The SONET specification for fiber-optic transmission defines two types of fiber: single-mode and multimode. Modes can be thought of as bundles of light rays entering the fiber at a particular angle. Single-mode fiber allows only one mode of light to propagate through the fiber, while multimode fiber allows multiple modes of light to propagate through the fiber. Multiple modes of light propagating through the fiber travel different distances depending on the entry angles. The differing travel speeds cause the modes to arrive at the destination at different times. Single-mode fiber is capable of higher bandwidth and greater cable run distances than multimode fiber.

The typical maximum distances for single-mode and multimode transmissions, as defined by SONET, are shown in Table 4-1. If the distance between two connected stations is greater than this maximum distance, significant signal loss can result, making transmission unreliable.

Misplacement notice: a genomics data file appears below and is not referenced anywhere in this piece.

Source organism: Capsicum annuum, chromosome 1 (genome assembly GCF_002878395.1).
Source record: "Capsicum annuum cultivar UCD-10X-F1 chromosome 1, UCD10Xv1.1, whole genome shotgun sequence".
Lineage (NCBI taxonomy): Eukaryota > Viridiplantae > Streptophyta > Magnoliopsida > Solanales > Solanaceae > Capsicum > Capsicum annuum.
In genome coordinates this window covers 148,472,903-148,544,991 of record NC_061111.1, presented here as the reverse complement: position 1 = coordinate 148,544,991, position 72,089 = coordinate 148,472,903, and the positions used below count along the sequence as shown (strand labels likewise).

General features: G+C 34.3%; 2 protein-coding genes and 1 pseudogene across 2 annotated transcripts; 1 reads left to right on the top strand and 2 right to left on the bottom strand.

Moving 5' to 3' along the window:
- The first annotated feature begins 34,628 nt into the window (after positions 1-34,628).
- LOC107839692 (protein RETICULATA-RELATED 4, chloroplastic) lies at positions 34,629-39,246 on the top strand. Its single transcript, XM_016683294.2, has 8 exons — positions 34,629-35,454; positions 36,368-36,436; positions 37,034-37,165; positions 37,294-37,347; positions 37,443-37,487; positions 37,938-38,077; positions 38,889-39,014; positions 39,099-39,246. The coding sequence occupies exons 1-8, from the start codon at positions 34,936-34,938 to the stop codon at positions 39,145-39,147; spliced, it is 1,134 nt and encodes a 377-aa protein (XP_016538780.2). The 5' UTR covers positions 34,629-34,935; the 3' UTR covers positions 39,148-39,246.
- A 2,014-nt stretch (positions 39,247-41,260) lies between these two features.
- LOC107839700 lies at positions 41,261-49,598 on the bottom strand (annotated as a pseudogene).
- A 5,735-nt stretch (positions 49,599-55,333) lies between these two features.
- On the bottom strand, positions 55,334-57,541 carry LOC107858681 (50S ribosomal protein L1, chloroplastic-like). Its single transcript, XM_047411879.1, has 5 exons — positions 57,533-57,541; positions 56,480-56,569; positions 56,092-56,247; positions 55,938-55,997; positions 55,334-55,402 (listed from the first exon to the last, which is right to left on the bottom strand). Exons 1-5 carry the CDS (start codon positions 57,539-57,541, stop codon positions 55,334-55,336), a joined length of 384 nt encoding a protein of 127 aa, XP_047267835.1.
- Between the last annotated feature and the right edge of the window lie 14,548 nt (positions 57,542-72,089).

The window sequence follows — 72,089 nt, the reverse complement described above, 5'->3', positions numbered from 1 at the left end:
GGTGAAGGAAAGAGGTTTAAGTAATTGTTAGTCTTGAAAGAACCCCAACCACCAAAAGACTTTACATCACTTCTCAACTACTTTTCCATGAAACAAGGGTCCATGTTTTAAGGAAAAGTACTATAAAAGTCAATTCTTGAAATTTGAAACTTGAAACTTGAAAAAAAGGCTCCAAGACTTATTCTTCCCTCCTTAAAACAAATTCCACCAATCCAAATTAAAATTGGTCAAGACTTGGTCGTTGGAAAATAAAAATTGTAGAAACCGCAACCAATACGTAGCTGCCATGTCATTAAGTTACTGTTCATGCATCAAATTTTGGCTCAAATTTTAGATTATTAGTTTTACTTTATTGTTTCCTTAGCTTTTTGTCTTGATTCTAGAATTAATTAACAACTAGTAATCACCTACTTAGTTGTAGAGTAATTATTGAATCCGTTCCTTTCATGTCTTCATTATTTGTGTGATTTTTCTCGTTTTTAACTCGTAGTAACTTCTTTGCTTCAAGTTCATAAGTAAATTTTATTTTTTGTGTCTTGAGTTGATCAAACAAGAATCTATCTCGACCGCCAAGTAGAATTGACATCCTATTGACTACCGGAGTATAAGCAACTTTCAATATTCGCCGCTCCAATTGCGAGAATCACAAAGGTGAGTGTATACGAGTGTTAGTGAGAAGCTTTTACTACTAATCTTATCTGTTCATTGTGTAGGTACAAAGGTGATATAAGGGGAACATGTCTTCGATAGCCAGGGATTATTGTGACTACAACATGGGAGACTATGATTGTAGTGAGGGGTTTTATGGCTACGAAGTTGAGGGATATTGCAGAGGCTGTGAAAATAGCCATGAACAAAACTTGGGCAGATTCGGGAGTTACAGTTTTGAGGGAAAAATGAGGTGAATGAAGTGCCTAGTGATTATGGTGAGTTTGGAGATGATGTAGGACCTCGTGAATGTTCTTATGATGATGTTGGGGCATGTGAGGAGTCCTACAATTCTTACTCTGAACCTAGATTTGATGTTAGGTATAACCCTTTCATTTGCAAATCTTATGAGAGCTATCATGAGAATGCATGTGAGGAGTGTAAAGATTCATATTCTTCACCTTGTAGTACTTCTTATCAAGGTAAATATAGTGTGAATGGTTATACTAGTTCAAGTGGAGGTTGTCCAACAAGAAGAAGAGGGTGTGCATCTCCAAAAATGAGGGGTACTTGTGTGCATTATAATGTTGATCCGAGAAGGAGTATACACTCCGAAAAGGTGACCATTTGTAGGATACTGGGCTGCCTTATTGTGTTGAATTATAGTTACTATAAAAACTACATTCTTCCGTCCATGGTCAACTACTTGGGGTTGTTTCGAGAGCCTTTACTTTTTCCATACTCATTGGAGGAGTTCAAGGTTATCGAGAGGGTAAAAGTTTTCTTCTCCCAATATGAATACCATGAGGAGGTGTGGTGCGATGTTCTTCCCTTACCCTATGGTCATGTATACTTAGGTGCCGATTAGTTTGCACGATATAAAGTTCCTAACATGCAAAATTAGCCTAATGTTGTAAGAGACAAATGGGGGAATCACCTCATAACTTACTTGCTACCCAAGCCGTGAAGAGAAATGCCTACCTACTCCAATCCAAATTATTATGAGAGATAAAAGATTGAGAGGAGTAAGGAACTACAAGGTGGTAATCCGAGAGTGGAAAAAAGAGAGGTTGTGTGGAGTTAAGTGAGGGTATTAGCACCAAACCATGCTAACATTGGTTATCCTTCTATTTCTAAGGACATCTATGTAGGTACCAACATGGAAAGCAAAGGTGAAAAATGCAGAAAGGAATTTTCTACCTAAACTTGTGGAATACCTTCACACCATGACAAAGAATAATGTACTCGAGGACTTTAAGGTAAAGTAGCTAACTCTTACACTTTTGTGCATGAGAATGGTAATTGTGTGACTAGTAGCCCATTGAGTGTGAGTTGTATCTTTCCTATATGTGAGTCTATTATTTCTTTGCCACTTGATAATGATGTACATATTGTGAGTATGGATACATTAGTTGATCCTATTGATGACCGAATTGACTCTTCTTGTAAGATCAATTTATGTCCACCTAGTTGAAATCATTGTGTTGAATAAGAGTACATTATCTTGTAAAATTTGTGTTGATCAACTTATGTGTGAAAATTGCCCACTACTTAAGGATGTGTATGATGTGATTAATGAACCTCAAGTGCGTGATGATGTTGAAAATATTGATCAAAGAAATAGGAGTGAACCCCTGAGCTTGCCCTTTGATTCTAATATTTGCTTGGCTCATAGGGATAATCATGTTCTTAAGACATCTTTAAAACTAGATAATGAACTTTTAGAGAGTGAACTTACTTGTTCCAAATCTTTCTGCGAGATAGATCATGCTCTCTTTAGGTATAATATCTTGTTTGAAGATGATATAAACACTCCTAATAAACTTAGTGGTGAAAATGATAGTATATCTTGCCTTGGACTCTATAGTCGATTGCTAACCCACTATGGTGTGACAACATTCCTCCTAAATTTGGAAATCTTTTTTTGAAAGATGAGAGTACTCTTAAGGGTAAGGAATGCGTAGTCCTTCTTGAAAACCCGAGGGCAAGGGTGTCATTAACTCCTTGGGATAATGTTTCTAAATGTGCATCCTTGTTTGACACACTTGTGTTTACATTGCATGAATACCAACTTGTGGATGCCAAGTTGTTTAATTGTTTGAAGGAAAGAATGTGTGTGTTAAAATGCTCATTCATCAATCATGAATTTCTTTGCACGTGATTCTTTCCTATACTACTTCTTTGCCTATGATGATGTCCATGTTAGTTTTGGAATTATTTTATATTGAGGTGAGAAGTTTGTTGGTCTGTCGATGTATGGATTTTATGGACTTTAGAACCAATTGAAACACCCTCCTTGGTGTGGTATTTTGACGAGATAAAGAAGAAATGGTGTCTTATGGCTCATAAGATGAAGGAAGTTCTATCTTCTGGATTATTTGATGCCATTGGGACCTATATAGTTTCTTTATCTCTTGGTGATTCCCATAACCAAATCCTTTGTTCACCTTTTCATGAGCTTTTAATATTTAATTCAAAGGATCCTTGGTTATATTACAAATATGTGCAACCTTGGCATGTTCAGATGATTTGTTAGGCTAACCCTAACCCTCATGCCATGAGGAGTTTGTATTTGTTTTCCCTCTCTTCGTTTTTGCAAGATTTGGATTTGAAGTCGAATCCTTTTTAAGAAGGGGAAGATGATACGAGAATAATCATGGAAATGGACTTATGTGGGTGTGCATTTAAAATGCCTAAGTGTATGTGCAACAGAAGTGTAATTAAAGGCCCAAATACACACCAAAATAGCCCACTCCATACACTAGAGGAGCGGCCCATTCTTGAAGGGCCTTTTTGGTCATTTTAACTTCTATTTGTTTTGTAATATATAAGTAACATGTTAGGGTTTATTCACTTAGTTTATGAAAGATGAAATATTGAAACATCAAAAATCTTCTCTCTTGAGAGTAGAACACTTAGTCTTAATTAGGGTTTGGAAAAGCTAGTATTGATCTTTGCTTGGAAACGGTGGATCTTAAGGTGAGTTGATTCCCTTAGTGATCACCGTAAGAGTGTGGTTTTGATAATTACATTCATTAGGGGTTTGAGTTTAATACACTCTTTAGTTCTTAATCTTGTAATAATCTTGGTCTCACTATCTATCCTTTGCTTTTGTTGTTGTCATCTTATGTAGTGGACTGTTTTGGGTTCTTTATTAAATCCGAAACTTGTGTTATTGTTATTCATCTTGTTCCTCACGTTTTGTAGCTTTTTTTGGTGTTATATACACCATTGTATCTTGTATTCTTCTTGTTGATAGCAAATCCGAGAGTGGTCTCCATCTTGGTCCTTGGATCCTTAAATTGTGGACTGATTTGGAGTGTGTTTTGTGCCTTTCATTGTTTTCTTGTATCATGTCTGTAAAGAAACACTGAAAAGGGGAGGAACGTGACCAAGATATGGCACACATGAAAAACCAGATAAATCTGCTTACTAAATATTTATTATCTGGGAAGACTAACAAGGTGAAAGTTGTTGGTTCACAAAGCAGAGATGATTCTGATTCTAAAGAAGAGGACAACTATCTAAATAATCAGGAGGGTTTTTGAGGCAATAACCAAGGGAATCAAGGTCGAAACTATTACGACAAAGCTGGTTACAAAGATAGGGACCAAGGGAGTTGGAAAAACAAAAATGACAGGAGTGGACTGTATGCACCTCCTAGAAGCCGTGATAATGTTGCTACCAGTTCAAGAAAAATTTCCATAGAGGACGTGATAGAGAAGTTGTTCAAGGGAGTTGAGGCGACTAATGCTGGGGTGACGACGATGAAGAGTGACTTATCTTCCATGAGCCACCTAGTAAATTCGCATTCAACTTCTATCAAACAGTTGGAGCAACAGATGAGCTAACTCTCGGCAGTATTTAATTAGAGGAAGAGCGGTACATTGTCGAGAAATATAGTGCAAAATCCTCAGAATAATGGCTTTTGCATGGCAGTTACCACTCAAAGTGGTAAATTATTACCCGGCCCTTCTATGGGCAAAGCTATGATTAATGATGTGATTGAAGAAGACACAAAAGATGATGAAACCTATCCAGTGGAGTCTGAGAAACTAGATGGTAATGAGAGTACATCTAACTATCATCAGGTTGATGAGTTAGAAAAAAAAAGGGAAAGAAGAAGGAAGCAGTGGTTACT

Table 4-1 Maximum Fiber-Optic Power Budget and Transmission Distances

Transceiver Type
Power
Budget
Transmit Power
Receive Power
Maximum Distance
Between Stations 1

Single-mode2

13 dB3

-15 to -8 dBm4
at 1261 to 1360 nm5

-28 to -8 dBm

Up to 9.3 miles (15 km)

Multimode

11 dB

-19 to -14 dBm
at 1270 to 1380 nm

-30 to -14 dBm

Up to 1.2 miles (2 km)

1 Table 4-1 gives typical results. Use the power budget calculations described below to determine the actual distances.

2 Complies with Bellcore GR-253 Intermediate Reach Specification.

3 dB = decibels

4 dBm = decibels per milliwatt

5 nm = nanometers


Determining the Power Budget

To design an efficient optical data link, evaluate the power budget. The power budget is the amount of light available to overcome attenuation in the optical link and to exceed the minimum power that the receiver requires to operate within its specifications. Proper operation of an optical data link depends on modulated light reaching the receiver with enough power to be correctly demodulated.

Attenuation, caused by the passive media components (cables, cable splices, and connectors), is common to both multimode and single-mode transmission.

The following variables reduce the power of the signal (light) transmitted to the receiver in multimode transmission:

Chromatic dispersion (spreading of the signal in time because of the different speeds of light wavelengths)

Modal dispersion (spreading of the signal in time because of the different propagation modes in the fiber)